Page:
‘Portrait of my Love’ review: Junk art
The story of Poap Manansala’s Portrait of My Love goes something like this.
Miguel (Polo Ravales), an up-and-coming painter, is so smitten by MonayLisa (Kiray Celis), an art student, that he makes her his muse for a painting that he will display in an art exhibit his uncle (Epy Quizon) had invited him to join. One day, Miguel and MonayLisa are shot by hired thugs. Miguel is hospitalized but MonayLisa is killed. MonayLisa, now a ghost, seeks help from a zany spirit medium (Cai Cortez) to protect her beloved man and to uncover the truth behind her death.
If the story seems oddly familiar, it's because it almost exactly mirrors Jerry Zucker’s Ghost, where Patrick Swayze, a ghost out to protect his beloved woman and to uncover the truth behind his death, famously possesses Whoopi Goldberg, landing the charismatic comedienne a Best Supporting Actress nod in the Oscars. Except for the entire art angle which the movie only stereotypes anyway, Portrait of My Love, copies each and every twist and turn of Zucker’s supernatural romance.
But it isn’t the witless lack of originality that is Portrait of My Love’s biggest sin.
It is its glaring laziness and its shameful refusal to be truly imaginative. There are very lengthy stretches in the film that resemble karaoke videos. It also doesn’t help that the score sounds like something that a hack would cook up using a cheap synthesizer. The dialogues are embarrassingly bland. The staging of the scenes is dull and dreary. There is just nothing in the movie that could push it to be even just a tad bit entertaining. Everything is so half-baked that the earnestness that could sometimes make an observably bad film strangely fun out of sheer campiness is just not there.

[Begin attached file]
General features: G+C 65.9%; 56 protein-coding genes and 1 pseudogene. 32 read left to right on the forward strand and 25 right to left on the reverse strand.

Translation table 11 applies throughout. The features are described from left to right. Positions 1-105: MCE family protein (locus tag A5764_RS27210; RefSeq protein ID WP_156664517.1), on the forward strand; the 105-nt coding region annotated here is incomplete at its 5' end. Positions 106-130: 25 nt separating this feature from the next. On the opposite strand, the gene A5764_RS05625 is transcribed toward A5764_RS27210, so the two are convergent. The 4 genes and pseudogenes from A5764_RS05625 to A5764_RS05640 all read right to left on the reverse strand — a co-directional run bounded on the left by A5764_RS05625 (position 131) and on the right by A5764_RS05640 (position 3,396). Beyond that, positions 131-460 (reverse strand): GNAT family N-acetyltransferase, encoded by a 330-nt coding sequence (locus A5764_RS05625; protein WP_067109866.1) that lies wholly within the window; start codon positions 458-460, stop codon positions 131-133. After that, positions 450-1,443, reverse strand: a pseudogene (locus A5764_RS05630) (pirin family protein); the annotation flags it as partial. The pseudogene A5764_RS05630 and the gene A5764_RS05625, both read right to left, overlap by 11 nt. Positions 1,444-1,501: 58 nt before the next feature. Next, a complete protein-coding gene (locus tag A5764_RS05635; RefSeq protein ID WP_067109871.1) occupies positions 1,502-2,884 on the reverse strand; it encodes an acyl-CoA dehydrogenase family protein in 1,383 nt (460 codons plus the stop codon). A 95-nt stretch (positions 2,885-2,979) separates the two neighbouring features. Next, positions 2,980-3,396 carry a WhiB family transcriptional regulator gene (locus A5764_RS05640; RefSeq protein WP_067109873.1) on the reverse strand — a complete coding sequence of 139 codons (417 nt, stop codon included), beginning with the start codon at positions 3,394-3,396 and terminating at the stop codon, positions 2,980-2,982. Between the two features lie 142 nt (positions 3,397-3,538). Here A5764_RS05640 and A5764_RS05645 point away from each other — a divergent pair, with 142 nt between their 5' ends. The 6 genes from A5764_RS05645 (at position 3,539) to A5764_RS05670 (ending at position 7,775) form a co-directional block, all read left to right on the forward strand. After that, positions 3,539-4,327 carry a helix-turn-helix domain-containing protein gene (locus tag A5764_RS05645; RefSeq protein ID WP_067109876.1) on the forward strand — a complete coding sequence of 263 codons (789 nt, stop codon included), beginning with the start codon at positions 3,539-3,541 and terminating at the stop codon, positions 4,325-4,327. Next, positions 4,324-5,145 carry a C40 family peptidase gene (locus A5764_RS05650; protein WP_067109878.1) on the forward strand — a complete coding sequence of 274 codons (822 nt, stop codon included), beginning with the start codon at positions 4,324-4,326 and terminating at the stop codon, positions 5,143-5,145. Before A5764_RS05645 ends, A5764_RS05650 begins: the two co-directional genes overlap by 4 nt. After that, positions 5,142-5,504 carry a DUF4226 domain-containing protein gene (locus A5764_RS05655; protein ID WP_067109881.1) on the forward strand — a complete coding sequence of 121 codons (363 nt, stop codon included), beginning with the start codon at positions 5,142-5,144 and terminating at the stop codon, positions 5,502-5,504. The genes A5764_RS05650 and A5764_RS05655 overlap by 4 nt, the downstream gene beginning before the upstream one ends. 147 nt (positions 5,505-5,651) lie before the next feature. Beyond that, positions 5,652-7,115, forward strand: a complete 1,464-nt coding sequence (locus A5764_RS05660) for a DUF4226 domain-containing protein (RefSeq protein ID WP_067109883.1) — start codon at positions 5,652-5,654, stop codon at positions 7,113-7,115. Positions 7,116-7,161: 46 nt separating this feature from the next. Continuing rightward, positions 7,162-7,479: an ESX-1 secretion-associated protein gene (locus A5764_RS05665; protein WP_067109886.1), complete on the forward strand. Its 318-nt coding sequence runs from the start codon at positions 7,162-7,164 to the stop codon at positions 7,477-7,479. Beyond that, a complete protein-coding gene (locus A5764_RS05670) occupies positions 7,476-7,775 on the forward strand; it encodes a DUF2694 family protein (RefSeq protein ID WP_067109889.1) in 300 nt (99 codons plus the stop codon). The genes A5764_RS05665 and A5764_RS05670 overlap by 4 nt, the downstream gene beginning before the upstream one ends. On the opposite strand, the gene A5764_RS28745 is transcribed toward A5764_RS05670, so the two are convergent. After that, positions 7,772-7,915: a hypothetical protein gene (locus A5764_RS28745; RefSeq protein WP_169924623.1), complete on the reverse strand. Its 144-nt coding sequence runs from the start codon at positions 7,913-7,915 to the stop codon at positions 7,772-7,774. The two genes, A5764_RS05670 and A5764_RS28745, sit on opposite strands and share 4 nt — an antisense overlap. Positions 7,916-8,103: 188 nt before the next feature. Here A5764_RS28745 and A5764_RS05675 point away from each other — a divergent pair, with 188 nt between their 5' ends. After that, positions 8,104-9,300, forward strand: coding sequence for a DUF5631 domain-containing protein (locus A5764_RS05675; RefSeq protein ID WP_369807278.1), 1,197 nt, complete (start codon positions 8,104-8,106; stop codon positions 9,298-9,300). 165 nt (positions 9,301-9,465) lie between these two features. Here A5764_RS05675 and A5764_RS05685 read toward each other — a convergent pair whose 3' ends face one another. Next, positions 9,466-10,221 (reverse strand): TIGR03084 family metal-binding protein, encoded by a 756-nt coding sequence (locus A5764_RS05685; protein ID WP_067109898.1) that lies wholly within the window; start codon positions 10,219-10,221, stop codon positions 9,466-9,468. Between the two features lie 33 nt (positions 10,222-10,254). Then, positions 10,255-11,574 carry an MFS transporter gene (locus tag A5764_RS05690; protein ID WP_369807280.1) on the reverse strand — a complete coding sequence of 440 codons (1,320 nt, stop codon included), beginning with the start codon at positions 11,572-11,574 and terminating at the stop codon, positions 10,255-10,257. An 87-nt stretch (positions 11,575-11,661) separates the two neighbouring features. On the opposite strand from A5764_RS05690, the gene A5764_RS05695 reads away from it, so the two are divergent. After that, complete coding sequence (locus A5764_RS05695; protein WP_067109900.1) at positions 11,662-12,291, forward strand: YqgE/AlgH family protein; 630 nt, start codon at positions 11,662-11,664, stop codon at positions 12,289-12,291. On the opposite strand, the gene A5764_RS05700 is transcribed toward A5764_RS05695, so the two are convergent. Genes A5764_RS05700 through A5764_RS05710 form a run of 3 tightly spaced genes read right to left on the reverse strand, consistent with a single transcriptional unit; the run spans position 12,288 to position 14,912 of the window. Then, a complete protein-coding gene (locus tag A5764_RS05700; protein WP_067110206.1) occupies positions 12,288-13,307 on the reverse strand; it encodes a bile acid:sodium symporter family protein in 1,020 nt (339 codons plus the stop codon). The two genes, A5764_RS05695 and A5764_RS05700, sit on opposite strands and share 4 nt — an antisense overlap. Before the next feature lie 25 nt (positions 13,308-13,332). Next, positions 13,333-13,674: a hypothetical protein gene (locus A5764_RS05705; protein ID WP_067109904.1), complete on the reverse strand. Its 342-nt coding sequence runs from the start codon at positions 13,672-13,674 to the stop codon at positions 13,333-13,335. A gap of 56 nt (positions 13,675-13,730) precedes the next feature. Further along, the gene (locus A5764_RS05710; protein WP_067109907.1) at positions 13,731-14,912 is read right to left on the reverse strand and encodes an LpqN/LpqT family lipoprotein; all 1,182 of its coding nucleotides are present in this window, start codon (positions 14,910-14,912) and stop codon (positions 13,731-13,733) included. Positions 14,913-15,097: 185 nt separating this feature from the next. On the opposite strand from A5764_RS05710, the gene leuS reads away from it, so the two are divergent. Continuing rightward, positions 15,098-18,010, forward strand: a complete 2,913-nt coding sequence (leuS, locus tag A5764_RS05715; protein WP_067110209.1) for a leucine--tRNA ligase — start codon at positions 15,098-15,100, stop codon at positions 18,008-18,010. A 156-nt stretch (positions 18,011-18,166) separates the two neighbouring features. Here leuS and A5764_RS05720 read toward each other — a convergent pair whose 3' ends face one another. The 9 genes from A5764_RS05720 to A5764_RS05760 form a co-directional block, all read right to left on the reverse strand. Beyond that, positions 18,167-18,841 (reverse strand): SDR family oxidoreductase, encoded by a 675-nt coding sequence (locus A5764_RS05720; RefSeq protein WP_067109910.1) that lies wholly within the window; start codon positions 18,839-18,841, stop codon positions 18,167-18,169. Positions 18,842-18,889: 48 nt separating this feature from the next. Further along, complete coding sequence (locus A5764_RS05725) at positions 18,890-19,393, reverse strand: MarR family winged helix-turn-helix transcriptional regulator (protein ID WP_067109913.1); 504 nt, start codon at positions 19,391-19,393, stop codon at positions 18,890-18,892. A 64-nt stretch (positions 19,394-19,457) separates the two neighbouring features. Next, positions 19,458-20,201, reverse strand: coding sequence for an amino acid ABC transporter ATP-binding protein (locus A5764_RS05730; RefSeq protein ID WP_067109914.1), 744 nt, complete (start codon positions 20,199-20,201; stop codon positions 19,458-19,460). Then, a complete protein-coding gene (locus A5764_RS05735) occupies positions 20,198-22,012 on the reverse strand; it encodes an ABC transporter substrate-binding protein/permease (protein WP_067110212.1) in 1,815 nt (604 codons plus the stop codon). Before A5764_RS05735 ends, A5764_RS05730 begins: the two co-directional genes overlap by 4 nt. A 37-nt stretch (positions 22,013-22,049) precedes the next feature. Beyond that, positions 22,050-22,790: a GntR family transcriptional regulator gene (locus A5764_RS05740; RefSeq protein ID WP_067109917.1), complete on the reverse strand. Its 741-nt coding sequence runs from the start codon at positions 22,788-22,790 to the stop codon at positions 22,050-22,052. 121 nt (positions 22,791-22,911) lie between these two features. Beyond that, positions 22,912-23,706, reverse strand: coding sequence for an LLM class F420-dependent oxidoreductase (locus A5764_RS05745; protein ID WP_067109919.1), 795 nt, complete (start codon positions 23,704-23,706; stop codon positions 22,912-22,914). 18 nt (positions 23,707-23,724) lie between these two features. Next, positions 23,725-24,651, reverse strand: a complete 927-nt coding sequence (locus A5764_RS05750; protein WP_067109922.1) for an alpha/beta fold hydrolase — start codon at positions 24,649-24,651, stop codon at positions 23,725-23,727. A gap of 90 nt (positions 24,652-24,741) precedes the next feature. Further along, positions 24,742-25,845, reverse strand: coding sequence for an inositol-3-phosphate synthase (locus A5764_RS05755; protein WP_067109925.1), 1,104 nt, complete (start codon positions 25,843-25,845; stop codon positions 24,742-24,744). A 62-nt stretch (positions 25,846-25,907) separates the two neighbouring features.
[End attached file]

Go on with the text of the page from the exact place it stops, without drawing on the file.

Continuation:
Not even a parody
At the very least, Portrait of My Love should be funny.
After all, this is a film with characters whose names are MonayLisa and Dabinti. It is almost as if the entire thing is really just a parody. However, if Manansala’s movie was intended to be a parody, it is quite a poor one because none of its gags land. The jokes are just utterly miserable.
In fact, Celis, who can always turn the flattest of roles into something of a comic relief, is just mirthless here.
It also doesn’t help that Ravales just seems to be going through the motions of lousily mouthing his lines and standing still like a piece of driftwood. However, the real culprit here is just Manansala’s uninspired direction and his miserable cluelessness that his supposedly hilarious rip-off of Ghost is never going to fly with derivative punchlines and tired slapstick.
Simply put, sitting through Portrait of My Love is pointless torture.
There is more pleasure to be had in watching paint dry. – Rappler.com
Francis Joseph Cruz litigates for a living and writes about cinema for fun. The first Filipino movie he saw in the theaters was Carlo J. Caparas' Tirad Pass.
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